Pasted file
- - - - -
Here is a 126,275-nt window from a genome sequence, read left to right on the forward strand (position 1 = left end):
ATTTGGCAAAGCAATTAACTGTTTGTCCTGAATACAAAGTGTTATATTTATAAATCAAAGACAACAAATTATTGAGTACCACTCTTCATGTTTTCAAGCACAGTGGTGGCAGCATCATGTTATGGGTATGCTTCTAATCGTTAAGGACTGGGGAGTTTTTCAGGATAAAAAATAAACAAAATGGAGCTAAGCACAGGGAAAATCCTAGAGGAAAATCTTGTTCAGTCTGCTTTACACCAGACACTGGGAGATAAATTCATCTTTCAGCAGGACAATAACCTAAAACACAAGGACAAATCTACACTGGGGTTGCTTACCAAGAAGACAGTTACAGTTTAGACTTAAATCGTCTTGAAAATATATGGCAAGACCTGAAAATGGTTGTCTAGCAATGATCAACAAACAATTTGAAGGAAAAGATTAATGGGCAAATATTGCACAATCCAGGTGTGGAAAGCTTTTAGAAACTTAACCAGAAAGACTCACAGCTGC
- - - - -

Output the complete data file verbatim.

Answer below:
Here is a 126,275-nt window from a genome sequence, read left to right on the forward strand (position 1 = left end):
ATTTGGCAAAGCAATTAACTGTTTGTCCTGAATACAAAGTGTTATATTTATAAATCAAAGACAACAAATTATTGAGTACCACTCTTCATGTTTTCAAGCACAGTGGTGGCAGCATCATGTTATGGGTATGCTTCTAATCGTTAAGGACTGGGGAGTTTTTCAGGATAAAAAATAAACAAAATGGAGCTAAGCACAGGGAAAATCCTAGAGGAAAATCTTGTTCAGTCTGCTTTACACCAGACACTGGGAGATAAATTCATCTTTCAGCAGGACAATAACCTAAAACACAAGGACAAATCTACACTGGGGTTGCTTACCAAGAAGACAGTTACAGTTTAGACTTAAATCGTCTTGAAAATATATGGCAAGACCTGAAAATGGTTGTCTAGCAATGATCAACAAACAATTTGAAGGAAAAGATTAATGGGCAAATATTGCACAATCCAGGTGTGGAAAGCTTTTAGAAACTTAACCAGAAAGACTCACAGCTGC